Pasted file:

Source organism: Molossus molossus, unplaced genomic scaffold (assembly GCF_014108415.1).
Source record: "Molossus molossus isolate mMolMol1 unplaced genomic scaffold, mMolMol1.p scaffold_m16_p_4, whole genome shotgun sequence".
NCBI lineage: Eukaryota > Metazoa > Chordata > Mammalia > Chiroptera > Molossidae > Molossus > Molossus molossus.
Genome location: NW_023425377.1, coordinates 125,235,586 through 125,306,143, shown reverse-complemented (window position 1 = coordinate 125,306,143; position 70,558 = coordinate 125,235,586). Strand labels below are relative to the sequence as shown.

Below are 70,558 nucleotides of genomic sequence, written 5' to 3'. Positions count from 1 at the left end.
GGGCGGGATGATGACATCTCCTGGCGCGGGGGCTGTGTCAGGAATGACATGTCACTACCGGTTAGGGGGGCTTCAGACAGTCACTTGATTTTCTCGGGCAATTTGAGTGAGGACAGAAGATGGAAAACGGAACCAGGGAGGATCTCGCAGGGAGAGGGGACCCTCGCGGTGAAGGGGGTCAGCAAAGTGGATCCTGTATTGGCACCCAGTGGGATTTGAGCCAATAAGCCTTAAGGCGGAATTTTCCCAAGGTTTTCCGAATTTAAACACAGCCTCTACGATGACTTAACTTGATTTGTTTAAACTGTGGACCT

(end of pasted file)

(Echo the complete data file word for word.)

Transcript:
Source organism: Molossus molossus, unplaced genomic scaffold (assembly GCF_014108415.1).
Source record: "Molossus molossus isolate mMolMol1 unplaced genomic scaffold, mMolMol1.p scaffold_m16_p_4, whole genome shotgun sequence".
NCBI lineage: Eukaryota > Metazoa > Chordata > Mammalia > Chiroptera > Molossidae > Molossus > Molossus molossus.
Genome location: NW_023425377.1, coordinates 125,235,586 through 125,306,143, shown reverse-complemented (window position 1 = coordinate 125,306,143; position 70,558 = coordinate 125,235,586). Strand labels below are relative to the sequence as shown.

Below are 70,558 nucleotides of genomic sequence, written 5' to 3'. Positions count from 1 at the left end.
GGGCGGGATGATGACATCTCCTGGCGCGGGGGCTGTGTCAGGAATGACATGTCACTACCGGTTAGGGGGGCTTCAGACAGTCACTTGATTTTCTCGGGCAATTTGAGTGAGGACAGAAGATGGAAAACGGAACCAGGGAGGATCTCGCAGGGAGAGGGGACCCTCGCGGTGAAGGGGGTCAGCAAAGTGGATCCTGTATTGGCACCCAGTGGGATTTGAGCCAATAAGCCTTAAGGCGGAATTTTCCCAAGGTTTTCCGAATTTAAACACAGCCTCTACGATGACTTAACTTGATTTGTTTAAACTGTGGACCT